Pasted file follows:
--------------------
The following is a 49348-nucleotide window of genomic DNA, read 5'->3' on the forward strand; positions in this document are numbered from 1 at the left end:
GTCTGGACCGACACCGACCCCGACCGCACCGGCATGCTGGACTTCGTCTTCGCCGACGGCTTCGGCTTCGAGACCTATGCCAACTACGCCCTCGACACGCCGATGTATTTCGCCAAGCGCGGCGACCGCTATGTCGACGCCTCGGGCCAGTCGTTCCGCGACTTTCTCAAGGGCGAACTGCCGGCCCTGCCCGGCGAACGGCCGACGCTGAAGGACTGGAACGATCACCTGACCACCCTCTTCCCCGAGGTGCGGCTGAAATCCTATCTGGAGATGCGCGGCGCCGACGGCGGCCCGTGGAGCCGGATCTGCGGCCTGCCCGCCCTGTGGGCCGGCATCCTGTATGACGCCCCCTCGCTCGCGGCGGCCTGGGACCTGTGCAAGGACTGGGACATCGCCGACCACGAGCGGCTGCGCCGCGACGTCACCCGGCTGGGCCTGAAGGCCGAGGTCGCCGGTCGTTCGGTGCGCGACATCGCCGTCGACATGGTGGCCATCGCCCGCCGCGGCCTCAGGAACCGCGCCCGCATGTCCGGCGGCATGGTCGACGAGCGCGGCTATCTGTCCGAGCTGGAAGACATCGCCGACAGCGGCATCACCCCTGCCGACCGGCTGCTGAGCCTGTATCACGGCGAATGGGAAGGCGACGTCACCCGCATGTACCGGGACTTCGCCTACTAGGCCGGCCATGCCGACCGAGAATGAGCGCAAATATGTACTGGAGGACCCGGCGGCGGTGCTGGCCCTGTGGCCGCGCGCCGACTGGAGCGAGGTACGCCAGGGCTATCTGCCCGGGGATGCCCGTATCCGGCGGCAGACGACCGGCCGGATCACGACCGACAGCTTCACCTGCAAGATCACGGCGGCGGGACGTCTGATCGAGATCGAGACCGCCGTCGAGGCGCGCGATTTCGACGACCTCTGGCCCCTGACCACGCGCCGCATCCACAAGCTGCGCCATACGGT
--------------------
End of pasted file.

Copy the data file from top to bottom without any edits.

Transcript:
The following is a 49348-nucleotide window of genomic DNA, read 5'->3' on the forward strand; positions in this document are numbered from 1 at the left end:
GTCTGGACCGACACCGACCCCGACCGCACCGGCATGCTGGACTTCGTCTTCGCCGACGGCTTCGGCTTCGAGACCTATGCCAACTACGCCCTCGACACGCCGATGTATTTCGCCAAGCGCGGCGACCGCTATGTCGACGCCTCGGGCCAGTCGTTCCGCGACTTTCTCAAGGGCGAACTGCCGGCCCTGCCCGGCGAACGGCCGACGCTGAAGGACTGGAACGATCACCTGACCACCCTCTTCCCCGAGGTGCGGCTGAAATCCTATCTGGAGATGCGCGGCGCCGACGGCGGCCCGTGGAGCCGGATCTGCGGCCTGCCCGCCCTGTGGGCCGGCATCCTGTATGACGCCCCCTCGCTCGCGGCGGCCTGGGACCTGTGCAAGGACTGGGACATCGCCGACCACGAGCGGCTGCGCCGCGACGTCACCCGGCTGGGCCTGAAGGCCGAGGTCGCCGGTCGTTCGGTGCGCGACATCGCCGTCGACATGGTGGCCATCGCCCGCCGCGGCCTCAGGAACCGCGCCCGCATGTCCGGCGGCATGGTCGACGAGCGCGGCTATCTGTCCGAGCTGGAAGACATCGCCGACAGCGGCATCACCCCTGCCGACCGGCTGCTGAGCCTGTATCACGGCGAATGGGAAGGCGACGTCACCCGCATGTACCGGGACTTCGCCTACTAGGCCGGCCATGCCGACCGAGAATGAGCGCAAATATGTACTGGAGGACCCGGCGGCGGTGCTGGCCCTGTGGCCGCGCGCCGACTGGAGCGAGGTACGCCAGGGCTATCTGCCCGGGGATGCCCGTATCCGGCGGCAGACGACCGGCCGGATCACGACCGACAGCTTCACCTGCAAGATCACGGCGGCGGGACGTCTGATCGAGATCGAGACCGCCGTCGAGGCGCGCGATTTCGACGACCTCTGGCCCCTGACCACGCGCCGCATCCACAAGCTGCGCCATACGGT